Seattle Times reporter Mike Rosenberg updated the arrest data on NFL teams for this decade. It's an interesting read.
The Broncos lead with 19; the Texans have just two. We won't get into why one team leads and another is low, or how the NFL arrests compare to non-NFL players. That would take more time and space than we have here.
In looking purely at the numbers, what's most interesting is that bad behavior doesn't prevent winning. Denver won the Super Bowl. The team that ranked second in total arrests made the playoffs. So, too, did the Nos. 8 and 9 teams, Cincinnati and Seattle, respectively.
5. And You Thought Von Miller Was Good Last Year…
Defensive coordinator Wade Phillips thinks stud pass-rusher Von Miller is ready to pick up where he left off last season. That is, well, terrifying.
"I think Von is better right now than he was at this time last year," Phillips told the media this week. "He seems to be more comfortable in everything. He's really focused. I'm really pleased where he is right now. That seemed to be where he was at the end of last year."
Phillips added: "Maybe it's just the comfort in the defense, but I think he wanted to prove to everybody that maybe he's the best player. Maybe he's the Defensive Player of the Year. He was the MVP in the Super Bowl, but I think his next goal is to be the Defensive Player of the Year."
If that happens, there's a good chance the Broncos get back to the Super Bowl.
6. Super Bowl Loss Was Personal for Cam Newton
I checked in with a Panthers player as the team prepares for its season opener against Denver. "We're as relaxed as we've ever been," the player said. "We feel really ready.
"The main thing I see is the difference in Cam [Newton]. I think he took [the Super Bowl loss] personally. He's worked harder this offseason than I've seen him and he was already one of the hardest working guys out there. I think you're going to see an even better Cam this season."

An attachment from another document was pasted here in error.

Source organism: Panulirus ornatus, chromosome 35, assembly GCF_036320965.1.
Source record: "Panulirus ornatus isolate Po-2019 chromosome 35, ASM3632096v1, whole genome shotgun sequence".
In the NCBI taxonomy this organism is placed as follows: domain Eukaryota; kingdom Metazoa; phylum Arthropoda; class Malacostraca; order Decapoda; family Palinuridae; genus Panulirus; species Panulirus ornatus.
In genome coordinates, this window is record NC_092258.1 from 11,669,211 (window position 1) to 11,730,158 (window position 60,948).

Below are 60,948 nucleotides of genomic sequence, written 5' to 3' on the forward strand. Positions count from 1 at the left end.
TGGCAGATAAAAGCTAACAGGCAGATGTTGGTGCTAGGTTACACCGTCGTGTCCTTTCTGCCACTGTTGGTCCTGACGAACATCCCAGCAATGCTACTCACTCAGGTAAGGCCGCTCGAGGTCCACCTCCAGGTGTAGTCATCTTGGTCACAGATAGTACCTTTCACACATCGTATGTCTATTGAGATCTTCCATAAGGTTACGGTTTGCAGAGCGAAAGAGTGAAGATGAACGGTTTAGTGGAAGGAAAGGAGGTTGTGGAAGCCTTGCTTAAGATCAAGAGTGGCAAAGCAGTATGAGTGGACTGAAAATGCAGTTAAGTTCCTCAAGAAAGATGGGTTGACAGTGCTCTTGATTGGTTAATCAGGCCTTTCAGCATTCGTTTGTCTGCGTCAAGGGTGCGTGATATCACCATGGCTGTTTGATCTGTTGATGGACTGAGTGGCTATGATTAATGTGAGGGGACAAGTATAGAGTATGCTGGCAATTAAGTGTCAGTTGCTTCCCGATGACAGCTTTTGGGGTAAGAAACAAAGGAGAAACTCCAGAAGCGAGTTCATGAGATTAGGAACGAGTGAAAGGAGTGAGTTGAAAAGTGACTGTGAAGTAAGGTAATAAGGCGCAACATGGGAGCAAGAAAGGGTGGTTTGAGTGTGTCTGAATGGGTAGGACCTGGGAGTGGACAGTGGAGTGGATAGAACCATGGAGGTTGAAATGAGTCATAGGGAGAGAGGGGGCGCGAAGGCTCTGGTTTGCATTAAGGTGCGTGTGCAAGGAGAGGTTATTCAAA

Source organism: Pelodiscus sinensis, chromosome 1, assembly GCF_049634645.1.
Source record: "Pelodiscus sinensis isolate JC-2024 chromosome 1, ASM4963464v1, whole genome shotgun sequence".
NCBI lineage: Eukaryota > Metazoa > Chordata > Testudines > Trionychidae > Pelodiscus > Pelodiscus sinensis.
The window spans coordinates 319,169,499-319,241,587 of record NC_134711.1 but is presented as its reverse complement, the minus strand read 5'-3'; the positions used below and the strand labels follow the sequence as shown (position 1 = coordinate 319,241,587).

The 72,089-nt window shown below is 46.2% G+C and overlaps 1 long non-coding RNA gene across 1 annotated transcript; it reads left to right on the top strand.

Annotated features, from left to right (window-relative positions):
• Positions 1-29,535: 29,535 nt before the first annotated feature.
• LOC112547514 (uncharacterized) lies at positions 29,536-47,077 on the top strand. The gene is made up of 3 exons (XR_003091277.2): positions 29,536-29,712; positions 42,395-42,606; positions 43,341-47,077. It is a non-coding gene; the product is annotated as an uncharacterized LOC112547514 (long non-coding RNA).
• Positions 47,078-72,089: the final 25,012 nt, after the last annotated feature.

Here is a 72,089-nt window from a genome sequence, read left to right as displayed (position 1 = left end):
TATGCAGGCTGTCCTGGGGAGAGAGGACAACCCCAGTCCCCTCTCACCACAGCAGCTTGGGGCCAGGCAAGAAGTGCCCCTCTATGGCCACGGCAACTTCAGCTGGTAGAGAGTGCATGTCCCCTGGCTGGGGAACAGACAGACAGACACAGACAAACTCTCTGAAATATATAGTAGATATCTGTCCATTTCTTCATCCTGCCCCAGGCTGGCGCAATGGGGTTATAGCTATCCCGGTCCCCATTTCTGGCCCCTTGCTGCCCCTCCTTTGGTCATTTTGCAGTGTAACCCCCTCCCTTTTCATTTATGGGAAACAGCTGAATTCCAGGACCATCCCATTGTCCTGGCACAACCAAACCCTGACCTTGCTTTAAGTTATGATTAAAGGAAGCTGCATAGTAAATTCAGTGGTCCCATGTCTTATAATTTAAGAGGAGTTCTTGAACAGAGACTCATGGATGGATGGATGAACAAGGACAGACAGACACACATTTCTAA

7. Union and Concussions
The NFL players union this week sent its players a concussion-related educational video. This is pretty significant.
While the union has supported its players when it came to issues of brain trauma, I've heard from some players that they don't think the union has been pre-emptive enough on the issue.
This latest move by the players association signifies a more aggressive, and likely welcome, approach.
8. The Comeback of Manti Te'o
Remember former Notre Dame linebacker Manti Te'o? Remember how he was a national joke? With the fake girlfriend and all? Remember that?
In the three-plus years since, we have moved on from one-liners and smug jokes, and he went on to the NFL. And though he's not a great player, he has the work ethic and the dedication to become a good one. No wonder his teammates love him.
How much? This week, Te'o was named one of the Chargers' team captains.
He's come a long way.
9. At Least He Has His Health…for Now
Arian Foster is one of the most supremely talented backs of his generation. A complete back, too, with speed, pass-catching ability and smarts. There's no question about his skills, which is why it's not a shock that he will start for the Dolphins on opening day.
But Foster is destined to get hurt again because he always gets hurt. All snark aside, I hope that doesn't happen.
If somehow, some way, he doesn't get injured, the Dolphins can be special—truly special. If Foster can stay healthy, he can rush for 1,200 yards. Yes, he's that good.
If he can stay healthy...
10. My Dumb Super Bowl Pick
I'm picking Packers-Texans.
I know, I know.
The reason for the Packers is obvious. Aaron Rodgers will be the old Aaron Rodgers and wreck this league. His best weapon, Jordy Nelson, is also healthy. A better defense. A slimmer Eddie Lacy. Plus, the division still stinks.
And the Texans?
My gamble is that quarterback Brock Osweiler will be better than people think and so will that defense. Plus, the division still stinks.
Don't worry. You'll be able to throw this back in my face soon.
Mike Freeman covers the NFL for Bleacher Report. Follow him on Twitter @mikefreemanNFL.